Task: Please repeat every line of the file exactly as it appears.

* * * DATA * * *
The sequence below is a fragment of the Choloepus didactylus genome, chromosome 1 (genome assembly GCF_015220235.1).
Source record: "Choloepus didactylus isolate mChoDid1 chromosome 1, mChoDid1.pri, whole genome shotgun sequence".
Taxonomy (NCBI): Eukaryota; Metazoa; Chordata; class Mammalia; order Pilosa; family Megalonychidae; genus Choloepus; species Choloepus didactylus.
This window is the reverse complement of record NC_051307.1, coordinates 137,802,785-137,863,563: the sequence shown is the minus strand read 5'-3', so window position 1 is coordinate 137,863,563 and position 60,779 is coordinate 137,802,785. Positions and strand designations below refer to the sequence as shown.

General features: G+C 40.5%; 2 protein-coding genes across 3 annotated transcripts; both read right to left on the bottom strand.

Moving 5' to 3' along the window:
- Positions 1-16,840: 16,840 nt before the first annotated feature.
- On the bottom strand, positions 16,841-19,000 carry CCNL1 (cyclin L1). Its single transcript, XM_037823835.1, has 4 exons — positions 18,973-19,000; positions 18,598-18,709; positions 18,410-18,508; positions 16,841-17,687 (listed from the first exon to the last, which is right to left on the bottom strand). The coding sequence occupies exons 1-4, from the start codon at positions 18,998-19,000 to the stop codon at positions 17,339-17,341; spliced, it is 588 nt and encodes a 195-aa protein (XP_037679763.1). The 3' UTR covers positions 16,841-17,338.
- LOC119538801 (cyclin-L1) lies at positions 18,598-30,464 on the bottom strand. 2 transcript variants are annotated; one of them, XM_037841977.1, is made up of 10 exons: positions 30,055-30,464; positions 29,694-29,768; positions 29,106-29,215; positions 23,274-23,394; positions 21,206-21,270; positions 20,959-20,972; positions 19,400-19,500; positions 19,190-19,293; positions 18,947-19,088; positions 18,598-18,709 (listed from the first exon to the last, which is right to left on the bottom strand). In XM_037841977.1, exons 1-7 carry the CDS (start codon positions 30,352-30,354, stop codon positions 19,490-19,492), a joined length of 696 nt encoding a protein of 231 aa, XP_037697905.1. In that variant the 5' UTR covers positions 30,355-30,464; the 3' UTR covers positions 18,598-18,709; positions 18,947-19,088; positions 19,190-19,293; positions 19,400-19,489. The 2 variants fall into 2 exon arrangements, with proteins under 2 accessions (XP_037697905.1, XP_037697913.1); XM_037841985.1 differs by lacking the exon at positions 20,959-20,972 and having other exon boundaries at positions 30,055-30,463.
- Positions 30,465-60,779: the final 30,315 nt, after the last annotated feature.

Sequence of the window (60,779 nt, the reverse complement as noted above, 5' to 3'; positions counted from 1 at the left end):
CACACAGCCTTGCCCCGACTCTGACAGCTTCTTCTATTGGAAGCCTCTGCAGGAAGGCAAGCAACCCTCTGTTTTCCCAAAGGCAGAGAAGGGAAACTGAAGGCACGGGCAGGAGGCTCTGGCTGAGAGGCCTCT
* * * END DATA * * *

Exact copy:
The sequence below is a fragment of the Choloepus didactylus genome, chromosome 1 (genome assembly GCF_015220235.1).
Source record: "Choloepus didactylus isolate mChoDid1 chromosome 1, mChoDid1.pri, whole genome shotgun sequence".
Taxonomy (NCBI): Eukaryota; Metazoa; Chordata; class Mammalia; order Pilosa; family Megalonychidae; genus Choloepus; species Choloepus didactylus.
This window is the reverse complement of record NC_051307.1, coordinates 137,802,785-137,863,563: the sequence shown is the minus strand read 5'-3', so window position 1 is coordinate 137,863,563 and position 60,779 is coordinate 137,802,785. Positions and strand designations below refer to the sequence as shown.

General features: G+C 40.5%; 2 protein-coding genes across 3 annotated transcripts; both read right to left on the bottom strand.

Moving 5' to 3' along the window:
- Positions 1-16,840: 16,840 nt before the first annotated feature.
- On the bottom strand, positions 16,841-19,000 carry CCNL1 (cyclin L1). Its single transcript, XM_037823835.1, has 4 exons — positions 18,973-19,000; positions 18,598-18,709; positions 18,410-18,508; positions 16,841-17,687 (listed from the first exon to the last, which is right to left on the bottom strand). The coding sequence occupies exons 1-4, from the start codon at positions 18,998-19,000 to the stop codon at positions 17,339-17,341; spliced, it is 588 nt and encodes a 195-aa protein (XP_037679763.1). The 3' UTR covers positions 16,841-17,338.
- LOC119538801 (cyclin-L1) lies at positions 18,598-30,464 on the bottom strand. 2 transcript variants are annotated; one of them, XM_037841977.1, is made up of 10 exons: positions 30,055-30,464; positions 29,694-29,768; positions 29,106-29,215; positions 23,274-23,394; positions 21,206-21,270; positions 20,959-20,972; positions 19,400-19,500; positions 19,190-19,293; positions 18,947-19,088; positions 18,598-18,709 (listed from the first exon to the last, which is right to left on the bottom strand). In XM_037841977.1, exons 1-7 carry the CDS (start codon positions 30,352-30,354, stop codon positions 19,490-19,492), a joined length of 696 nt encoding a protein of 231 aa, XP_037697905.1. In that variant the 5' UTR covers positions 30,355-30,464; the 3' UTR covers positions 18,598-18,709; positions 18,947-19,088; positions 19,190-19,293; positions 19,400-19,489. The 2 variants fall into 2 exon arrangements, with proteins under 2 accessions (XP_037697905.1, XP_037697913.1); XM_037841985.1 differs by lacking the exon at positions 20,959-20,972 and having other exon boundaries at positions 30,055-30,463.
- Positions 30,465-60,779: the final 30,315 nt, after the last annotated feature.

Sequence of the window (60,779 nt, the reverse complement as noted above, 5' to 3'; positions counted from 1 at the left end):
CACACAGCCTTGCCCCGACTCTGACAGCTTCTTCTATTGGAAGCCTCTGCAGGAAGGCAAGCAACCCTCTGTTTTCCCAAAGGCAGAGAAGGGAAACTGAAGGCACGGGCAGGAGGCTCTGGCTGAGAGGCCTCT